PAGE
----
On their first visit to Green in late 2008, Wynn and Langmore walked the site, taking only a handful of images. Then they went back separately, each viewing it from their own vantage point and different photographic styles — Wynn with an eye to close-up detail focusing on angles, shapes and forms and Langmore with a wider lens to capture a broader landscape perspective. They took 200 to 300 photos apiece.

“He looked at it through his lens and I looked at it through mine,” Wynn said.

They expanded the project to include other industrial buildings that were being demolished or redeveloped, next pointing their cameras at Seaholm and Holly.

Each time, they took an artistic perspective, capturing elements like lighting and shadows.

Like Green, Seaholm also had been decommissioned and was slated for a major transformation.Wynn and Langmore photographed Seaholm in four or five visits during 2011 and 2012. At Holly, they were given just a single morning – March 31, 2011.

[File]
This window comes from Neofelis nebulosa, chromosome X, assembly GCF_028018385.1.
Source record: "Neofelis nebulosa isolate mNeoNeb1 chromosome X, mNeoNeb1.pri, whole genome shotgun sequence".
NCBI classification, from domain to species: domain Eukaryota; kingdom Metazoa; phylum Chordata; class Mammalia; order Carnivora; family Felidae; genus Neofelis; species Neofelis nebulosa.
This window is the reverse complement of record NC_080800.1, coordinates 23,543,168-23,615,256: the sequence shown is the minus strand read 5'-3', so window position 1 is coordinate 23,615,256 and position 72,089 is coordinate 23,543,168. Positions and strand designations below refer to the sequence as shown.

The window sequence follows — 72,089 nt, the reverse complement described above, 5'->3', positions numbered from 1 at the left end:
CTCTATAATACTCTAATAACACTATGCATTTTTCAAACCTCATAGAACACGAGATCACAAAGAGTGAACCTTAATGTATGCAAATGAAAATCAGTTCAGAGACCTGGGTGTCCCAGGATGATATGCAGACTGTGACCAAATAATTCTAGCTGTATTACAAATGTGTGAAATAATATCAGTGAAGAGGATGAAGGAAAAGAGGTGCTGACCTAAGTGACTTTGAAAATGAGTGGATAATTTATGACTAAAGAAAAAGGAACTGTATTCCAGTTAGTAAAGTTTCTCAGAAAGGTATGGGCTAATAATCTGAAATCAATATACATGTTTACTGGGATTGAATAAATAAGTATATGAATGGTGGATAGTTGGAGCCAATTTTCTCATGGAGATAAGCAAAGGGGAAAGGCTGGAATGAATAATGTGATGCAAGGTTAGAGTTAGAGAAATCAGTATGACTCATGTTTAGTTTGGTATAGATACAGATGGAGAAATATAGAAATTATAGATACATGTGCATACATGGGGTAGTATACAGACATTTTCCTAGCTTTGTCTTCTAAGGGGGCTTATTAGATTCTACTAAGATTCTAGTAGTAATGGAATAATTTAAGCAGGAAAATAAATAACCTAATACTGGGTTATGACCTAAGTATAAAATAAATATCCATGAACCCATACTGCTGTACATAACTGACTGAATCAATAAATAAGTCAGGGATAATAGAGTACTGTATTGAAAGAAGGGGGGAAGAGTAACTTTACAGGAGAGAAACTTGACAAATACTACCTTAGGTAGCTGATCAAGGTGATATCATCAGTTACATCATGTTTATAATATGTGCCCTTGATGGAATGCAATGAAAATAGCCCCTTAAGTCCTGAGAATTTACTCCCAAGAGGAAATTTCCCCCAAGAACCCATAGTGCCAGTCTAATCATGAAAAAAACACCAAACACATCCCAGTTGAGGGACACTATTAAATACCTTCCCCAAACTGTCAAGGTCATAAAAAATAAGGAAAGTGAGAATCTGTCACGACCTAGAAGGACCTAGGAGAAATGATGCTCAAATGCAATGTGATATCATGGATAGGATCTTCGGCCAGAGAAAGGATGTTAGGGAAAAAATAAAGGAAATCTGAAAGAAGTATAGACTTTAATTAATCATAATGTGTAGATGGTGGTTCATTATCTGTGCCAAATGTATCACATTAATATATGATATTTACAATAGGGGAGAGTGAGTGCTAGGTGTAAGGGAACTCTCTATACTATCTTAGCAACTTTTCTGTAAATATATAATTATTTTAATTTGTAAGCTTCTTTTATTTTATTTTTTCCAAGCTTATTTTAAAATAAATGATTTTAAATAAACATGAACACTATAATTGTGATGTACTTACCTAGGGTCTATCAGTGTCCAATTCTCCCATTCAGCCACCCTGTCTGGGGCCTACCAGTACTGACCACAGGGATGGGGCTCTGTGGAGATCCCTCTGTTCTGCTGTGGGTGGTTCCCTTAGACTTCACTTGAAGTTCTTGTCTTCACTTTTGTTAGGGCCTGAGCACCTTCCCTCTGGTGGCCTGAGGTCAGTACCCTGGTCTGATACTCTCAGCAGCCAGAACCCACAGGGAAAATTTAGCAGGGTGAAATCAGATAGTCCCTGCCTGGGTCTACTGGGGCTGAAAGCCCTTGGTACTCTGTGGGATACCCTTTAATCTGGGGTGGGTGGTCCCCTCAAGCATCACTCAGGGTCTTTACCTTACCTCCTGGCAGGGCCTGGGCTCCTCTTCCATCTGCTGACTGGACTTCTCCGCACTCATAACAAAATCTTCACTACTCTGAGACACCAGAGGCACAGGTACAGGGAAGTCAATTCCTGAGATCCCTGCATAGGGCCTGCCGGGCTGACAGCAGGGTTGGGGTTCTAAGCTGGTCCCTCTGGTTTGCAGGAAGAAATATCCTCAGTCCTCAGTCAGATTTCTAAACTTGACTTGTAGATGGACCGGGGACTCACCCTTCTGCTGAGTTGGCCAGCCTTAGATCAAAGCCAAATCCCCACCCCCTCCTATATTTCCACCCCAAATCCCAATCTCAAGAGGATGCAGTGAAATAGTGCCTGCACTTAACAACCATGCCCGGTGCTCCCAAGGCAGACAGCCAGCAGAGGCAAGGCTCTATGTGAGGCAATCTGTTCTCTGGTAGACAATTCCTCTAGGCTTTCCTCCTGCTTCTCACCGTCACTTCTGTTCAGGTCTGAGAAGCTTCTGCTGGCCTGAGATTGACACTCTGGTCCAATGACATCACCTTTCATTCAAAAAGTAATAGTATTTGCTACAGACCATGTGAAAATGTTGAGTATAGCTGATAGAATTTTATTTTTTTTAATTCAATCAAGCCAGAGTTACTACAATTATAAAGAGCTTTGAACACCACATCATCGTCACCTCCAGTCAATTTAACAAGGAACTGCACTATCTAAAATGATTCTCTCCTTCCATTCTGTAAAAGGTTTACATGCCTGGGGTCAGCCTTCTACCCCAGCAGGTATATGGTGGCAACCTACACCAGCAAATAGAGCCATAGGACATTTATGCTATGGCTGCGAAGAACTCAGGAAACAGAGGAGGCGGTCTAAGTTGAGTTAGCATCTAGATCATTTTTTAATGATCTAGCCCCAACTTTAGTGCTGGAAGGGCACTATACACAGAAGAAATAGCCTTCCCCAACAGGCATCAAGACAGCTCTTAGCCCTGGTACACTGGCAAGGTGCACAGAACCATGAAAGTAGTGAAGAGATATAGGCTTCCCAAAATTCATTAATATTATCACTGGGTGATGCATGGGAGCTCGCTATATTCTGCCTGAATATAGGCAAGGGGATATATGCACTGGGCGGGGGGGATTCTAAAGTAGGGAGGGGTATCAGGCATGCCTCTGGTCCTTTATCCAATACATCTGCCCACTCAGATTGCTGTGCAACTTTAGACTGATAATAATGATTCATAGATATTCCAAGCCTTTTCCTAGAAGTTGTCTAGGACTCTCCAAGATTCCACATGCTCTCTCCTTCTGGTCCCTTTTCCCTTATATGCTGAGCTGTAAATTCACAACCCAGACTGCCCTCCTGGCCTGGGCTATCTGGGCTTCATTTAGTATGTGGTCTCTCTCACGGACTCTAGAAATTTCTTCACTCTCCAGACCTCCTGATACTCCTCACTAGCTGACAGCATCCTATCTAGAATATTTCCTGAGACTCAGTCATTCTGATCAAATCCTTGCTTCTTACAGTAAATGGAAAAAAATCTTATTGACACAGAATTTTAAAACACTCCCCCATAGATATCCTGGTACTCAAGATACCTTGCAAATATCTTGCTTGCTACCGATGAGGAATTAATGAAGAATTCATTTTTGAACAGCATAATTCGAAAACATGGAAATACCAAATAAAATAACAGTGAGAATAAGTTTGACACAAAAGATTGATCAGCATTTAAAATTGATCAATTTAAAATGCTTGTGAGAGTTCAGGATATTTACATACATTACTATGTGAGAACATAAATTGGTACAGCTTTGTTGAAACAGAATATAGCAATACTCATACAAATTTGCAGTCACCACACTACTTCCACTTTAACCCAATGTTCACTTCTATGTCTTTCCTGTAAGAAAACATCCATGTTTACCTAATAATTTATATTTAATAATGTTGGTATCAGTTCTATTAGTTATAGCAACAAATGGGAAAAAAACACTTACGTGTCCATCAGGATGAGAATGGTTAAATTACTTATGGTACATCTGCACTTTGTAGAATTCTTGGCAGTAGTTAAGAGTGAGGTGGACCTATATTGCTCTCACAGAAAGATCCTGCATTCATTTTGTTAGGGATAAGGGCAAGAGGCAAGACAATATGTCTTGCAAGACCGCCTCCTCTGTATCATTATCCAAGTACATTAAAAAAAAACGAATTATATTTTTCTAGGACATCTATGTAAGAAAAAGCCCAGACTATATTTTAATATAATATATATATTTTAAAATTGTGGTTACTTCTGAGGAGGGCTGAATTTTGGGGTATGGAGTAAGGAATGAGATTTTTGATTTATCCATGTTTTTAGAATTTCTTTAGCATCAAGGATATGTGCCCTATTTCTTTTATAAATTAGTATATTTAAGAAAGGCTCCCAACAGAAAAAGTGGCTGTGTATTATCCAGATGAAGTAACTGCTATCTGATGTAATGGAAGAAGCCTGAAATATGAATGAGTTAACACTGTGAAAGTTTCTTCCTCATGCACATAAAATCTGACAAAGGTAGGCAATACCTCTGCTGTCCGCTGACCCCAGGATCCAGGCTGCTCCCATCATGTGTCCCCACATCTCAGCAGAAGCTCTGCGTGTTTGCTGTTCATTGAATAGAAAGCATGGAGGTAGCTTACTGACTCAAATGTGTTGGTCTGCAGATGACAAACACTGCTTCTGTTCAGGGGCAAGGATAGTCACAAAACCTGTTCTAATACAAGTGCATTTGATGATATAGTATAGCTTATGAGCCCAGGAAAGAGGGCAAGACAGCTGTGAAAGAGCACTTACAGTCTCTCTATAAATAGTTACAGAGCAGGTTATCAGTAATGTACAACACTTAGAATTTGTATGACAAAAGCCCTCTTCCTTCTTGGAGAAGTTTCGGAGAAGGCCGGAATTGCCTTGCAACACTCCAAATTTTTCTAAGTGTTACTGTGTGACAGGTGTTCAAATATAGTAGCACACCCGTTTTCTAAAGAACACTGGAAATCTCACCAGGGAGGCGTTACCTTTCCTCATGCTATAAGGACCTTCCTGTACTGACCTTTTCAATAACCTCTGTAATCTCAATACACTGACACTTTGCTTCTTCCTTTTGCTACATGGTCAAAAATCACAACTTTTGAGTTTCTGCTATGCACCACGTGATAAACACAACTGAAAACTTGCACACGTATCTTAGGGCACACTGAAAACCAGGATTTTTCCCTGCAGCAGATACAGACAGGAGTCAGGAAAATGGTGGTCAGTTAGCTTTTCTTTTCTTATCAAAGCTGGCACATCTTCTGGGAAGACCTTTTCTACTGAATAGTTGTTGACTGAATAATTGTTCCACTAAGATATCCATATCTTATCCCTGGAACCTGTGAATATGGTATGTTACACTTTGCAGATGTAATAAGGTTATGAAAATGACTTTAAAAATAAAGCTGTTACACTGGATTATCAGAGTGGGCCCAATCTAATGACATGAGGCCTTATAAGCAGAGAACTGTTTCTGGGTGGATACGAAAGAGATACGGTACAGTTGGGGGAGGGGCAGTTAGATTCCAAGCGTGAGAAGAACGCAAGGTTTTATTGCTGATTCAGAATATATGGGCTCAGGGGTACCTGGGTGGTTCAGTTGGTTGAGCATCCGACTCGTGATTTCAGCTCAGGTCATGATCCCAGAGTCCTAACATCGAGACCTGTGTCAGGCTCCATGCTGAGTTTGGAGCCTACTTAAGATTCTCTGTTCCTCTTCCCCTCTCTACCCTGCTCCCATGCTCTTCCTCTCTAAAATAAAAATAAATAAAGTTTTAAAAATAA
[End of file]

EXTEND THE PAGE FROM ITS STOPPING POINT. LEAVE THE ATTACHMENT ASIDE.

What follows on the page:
The two are continuing their Public Works project, with Wynn already having photographed the Seaholm Intake Facility across from the former power plant and their photographic sights set on Saltillo Plaza, another site slated for redevelopment in East Austin.

Today, the high-profile projects at Seaholm and Green are well underway. Cranes and construction crews dominate the area, where high-rise towers and other development will bring new housing, office, hotel, shopping and dining options.

In East Austin, the Holly Power Plant is gone and the 22-acre site is in the final stages of remediation to prepare part of it for parkland.

Wynn and Langmore said their Public Works project honors an integral part of Austin’s history — its original industrial complex.

“That was the lifeblood for what the city has become today,” Langmore said. “Both of us feel it’s important to respect the history of the city and pay tribute to it.”